Travel Rewards Credit Cards

Aug 31

Citibank Tightens Restrictions on Credit Card Bonuses

Credit card companies are in somewhat of a bind when it comes to credit card bonuses. On the one hand, they want people to apply for and use their cards. That’s how they make money. On the other hand, they are dealing with an increasing number of customers who are applying for the cards simply for the bonus and then never using the card again (or canceling it). That is not a way to generate a profit. And on the other other hand, they have to compete with banks doing the same thing. As competition for profitable credit card customers intensifies, the banks are offering higher and higher bonuses.

Citibank – One Card Type Per Person, Per Two Years

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Traditionally, Citibank has been the easiest bank to game.

  • Several years ago, for example, they offered a card that came with a 100,000 miles sign-up bonus. The $450 sign-up fee was supposed to be somewhat of a gating mechanism to keep out the undesirables, but 100,000 miles is still worth more than $450. But it got worse (for Citibank). Not only did they fail to limit how many cards a person could get (two per sixty days wasn’t much of a limit)  but they also refunded the annual fee if you canceled your card within 37 days of the fee hitting your statement. Customers would apply for the card, buy $10,000 worth of gift cards which they would then convert to money orders at Walmart (It’s no longer that easy.), pay their card bill and repeat the whole process. By the way, you also got to keep the $200 bonus that came with your first purchase. I know someone who got eight of these cards through this method.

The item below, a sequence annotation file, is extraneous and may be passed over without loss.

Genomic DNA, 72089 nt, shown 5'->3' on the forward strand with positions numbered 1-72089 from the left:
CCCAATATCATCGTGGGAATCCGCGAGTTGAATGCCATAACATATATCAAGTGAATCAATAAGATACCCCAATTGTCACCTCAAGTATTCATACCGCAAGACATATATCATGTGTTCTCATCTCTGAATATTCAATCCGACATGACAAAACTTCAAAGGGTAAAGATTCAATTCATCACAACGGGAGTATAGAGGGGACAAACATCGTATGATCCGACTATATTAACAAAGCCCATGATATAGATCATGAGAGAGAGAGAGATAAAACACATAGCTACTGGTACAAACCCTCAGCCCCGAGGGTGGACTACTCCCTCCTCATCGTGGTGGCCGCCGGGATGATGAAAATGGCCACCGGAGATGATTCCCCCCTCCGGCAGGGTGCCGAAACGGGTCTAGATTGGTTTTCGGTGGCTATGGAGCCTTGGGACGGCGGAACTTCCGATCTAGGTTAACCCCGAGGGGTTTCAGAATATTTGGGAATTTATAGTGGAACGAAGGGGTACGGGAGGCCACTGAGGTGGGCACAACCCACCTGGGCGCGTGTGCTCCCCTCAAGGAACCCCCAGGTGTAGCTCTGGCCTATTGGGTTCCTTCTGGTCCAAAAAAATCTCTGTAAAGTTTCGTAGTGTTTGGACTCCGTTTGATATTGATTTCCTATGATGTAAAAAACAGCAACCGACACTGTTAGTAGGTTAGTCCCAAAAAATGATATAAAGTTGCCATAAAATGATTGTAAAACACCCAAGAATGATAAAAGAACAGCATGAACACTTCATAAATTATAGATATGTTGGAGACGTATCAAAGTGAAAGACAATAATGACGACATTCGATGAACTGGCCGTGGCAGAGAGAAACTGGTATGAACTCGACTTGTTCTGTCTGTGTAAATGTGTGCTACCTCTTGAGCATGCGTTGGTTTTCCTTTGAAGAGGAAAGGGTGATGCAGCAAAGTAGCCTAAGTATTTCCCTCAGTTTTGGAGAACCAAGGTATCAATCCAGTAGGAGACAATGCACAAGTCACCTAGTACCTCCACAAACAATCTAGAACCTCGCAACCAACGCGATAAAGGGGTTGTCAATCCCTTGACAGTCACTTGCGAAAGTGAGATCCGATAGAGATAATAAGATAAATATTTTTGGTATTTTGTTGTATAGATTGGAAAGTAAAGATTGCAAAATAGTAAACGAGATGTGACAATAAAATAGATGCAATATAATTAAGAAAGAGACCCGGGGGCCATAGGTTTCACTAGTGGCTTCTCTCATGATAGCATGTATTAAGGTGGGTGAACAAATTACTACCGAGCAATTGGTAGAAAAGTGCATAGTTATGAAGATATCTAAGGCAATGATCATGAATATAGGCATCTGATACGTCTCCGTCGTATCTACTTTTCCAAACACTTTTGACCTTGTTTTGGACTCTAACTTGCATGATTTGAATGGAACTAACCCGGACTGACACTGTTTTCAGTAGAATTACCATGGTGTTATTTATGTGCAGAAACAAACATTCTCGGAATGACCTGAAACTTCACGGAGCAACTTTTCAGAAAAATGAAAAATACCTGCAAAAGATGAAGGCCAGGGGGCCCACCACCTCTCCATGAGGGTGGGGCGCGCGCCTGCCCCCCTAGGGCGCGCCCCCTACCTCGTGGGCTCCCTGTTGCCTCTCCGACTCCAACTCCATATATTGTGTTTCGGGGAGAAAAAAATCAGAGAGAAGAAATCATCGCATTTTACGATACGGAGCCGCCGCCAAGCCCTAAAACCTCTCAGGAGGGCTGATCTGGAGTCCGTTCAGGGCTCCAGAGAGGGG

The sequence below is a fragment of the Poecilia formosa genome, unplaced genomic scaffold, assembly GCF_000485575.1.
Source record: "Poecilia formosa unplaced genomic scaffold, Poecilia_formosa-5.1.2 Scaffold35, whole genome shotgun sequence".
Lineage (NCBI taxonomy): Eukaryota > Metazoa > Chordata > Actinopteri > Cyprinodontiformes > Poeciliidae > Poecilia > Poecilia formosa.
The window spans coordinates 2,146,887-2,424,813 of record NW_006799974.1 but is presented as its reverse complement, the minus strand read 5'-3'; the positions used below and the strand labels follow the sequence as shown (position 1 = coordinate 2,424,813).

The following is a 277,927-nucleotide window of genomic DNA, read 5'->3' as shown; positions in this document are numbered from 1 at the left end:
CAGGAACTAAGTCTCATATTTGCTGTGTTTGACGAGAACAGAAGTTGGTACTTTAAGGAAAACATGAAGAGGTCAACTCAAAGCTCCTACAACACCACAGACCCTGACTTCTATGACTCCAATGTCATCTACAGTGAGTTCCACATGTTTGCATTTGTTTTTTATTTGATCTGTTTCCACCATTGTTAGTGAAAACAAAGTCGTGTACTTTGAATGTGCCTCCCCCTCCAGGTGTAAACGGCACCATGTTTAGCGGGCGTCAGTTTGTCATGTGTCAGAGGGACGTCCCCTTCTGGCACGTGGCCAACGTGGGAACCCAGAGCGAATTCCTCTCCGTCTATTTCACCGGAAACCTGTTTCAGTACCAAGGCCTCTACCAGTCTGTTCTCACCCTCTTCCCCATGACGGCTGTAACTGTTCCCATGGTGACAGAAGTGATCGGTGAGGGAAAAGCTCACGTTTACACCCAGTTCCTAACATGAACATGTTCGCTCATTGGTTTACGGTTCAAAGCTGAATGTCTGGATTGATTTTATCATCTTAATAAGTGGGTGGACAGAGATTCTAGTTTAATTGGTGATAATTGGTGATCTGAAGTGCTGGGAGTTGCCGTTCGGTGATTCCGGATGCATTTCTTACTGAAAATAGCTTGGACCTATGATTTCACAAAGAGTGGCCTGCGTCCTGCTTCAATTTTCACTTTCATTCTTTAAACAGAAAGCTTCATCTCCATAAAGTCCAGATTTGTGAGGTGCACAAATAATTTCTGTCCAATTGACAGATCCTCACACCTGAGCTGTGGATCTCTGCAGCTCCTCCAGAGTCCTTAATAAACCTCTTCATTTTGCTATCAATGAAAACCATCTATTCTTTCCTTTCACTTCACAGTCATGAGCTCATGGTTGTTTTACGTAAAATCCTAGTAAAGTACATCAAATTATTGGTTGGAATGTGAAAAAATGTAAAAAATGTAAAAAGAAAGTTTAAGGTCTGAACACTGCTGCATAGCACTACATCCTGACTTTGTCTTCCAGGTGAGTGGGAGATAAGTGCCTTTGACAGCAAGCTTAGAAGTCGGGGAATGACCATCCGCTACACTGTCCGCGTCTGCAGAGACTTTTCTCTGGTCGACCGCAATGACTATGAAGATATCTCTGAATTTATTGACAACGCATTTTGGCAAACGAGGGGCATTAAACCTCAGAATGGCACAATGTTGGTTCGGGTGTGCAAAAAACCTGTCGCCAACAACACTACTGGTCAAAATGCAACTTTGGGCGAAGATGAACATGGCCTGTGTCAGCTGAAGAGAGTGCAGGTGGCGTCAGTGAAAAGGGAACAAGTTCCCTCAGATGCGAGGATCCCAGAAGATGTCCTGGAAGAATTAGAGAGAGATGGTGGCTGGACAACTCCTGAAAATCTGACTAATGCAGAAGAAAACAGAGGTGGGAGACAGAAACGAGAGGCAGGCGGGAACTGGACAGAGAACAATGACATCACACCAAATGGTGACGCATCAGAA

• A few years back, Citi introduced the Prestige Card. The card was meant to be the bank’s version of the American Express Platinum card, but it never got the street cred that the Amex did. It did, however, offer an array of bonuses that made the card ridiculously profitable for holders, including a huge cash credit and great airline lounge access. They have since cut out some of the bonuses, but it’s still a positive value expectation card.

Enough was finally enough for the bank and, a few days ago, it introduced a 24-month rule. You can no longer get a bonus for any card that you opened or closed within the past 24 months. But they made it worse: You can’t even get a card in the same family as the one you had. So if you had a Citi/AAdvantage Platinum Select card, you can’t get the bonus for opening the Executive World Elite version of the card. You could, instead, get something like the Citi Hilton card (although you’d also be limited to one of the two offerings in that family), but you’re restricted on AA miles for some time.

The Bottom Line

The game continues to get more difficult. Keep your eyes open and take advantage of opportunities when you get them.

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